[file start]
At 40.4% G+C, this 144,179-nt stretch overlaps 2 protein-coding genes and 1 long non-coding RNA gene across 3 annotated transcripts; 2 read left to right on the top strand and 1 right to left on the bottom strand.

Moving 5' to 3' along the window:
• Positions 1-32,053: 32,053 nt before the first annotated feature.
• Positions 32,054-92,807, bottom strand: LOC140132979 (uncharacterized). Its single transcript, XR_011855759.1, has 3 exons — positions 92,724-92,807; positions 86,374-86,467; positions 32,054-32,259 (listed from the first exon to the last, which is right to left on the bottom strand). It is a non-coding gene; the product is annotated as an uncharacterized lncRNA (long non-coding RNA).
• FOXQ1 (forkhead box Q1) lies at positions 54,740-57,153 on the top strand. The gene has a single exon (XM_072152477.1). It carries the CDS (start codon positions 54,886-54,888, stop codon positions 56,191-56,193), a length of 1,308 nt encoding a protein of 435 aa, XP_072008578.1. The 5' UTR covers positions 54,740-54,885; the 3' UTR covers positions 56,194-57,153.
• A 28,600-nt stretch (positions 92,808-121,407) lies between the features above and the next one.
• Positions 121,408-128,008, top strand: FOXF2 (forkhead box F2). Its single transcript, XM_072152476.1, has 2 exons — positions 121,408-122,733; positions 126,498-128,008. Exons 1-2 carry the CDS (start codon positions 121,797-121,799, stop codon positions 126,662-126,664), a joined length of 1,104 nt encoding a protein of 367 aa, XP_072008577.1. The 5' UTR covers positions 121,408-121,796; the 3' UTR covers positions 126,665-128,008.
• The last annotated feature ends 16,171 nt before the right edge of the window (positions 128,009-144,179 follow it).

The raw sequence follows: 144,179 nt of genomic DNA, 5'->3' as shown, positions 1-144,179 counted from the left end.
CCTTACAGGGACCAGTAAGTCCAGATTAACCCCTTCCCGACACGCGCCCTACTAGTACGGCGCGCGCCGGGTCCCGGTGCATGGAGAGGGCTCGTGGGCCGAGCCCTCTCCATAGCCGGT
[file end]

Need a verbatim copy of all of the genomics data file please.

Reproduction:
At 40.4% G+C, this 144,179-nt stretch overlaps 2 protein-coding genes and 1 long non-coding RNA gene across 3 annotated transcripts; 2 read left to right on the top strand and 1 right to left on the bottom strand.

Moving 5' to 3' along the window:
• Positions 1-32,053: 32,053 nt before the first annotated feature.
• Positions 32,054-92,807, bottom strand: LOC140132979 (uncharacterized). Its single transcript, XR_011855759.1, has 3 exons — positions 92,724-92,807; positions 86,374-86,467; positions 32,054-32,259 (listed from the first exon to the last, which is right to left on the bottom strand). It is a non-coding gene; the product is annotated as an uncharacterized lncRNA (long non-coding RNA).
• FOXQ1 (forkhead box Q1) lies at positions 54,740-57,153 on the top strand. The gene has a single exon (XM_072152477.1). It carries the CDS (start codon positions 54,886-54,888, stop codon positions 56,191-56,193), a length of 1,308 nt encoding a protein of 435 aa, XP_072008578.1. The 5' UTR covers positions 54,740-54,885; the 3' UTR covers positions 56,194-57,153.
• A 28,600-nt stretch (positions 92,808-121,407) lies between the features above and the next one.
• Positions 121,408-128,008, top strand: FOXF2 (forkhead box F2). Its single transcript, XM_072152476.1, has 2 exons — positions 121,408-122,733; positions 126,498-128,008. Exons 1-2 carry the CDS (start codon positions 121,797-121,799, stop codon positions 126,662-126,664), a joined length of 1,104 nt encoding a protein of 367 aa, XP_072008577.1. The 5' UTR covers positions 121,408-121,796; the 3' UTR covers positions 126,665-128,008.
• The last annotated feature ends 16,171 nt before the right edge of the window (positions 128,009-144,179 follow it).

The raw sequence follows: 144,179 nt of genomic DNA, 5'->3' as shown, positions 1-144,179 counted from the left end.
CCTTACAGGGACCAGTAAGTCCAGATTAACCCCTTCCCGACACGCGCCCTACTAGTACGGCGCGCGCCGGGTCCCGGTGCATGGAGAGGGCTCGTGGGCCGAGCCCTCTCCATAGCCGGT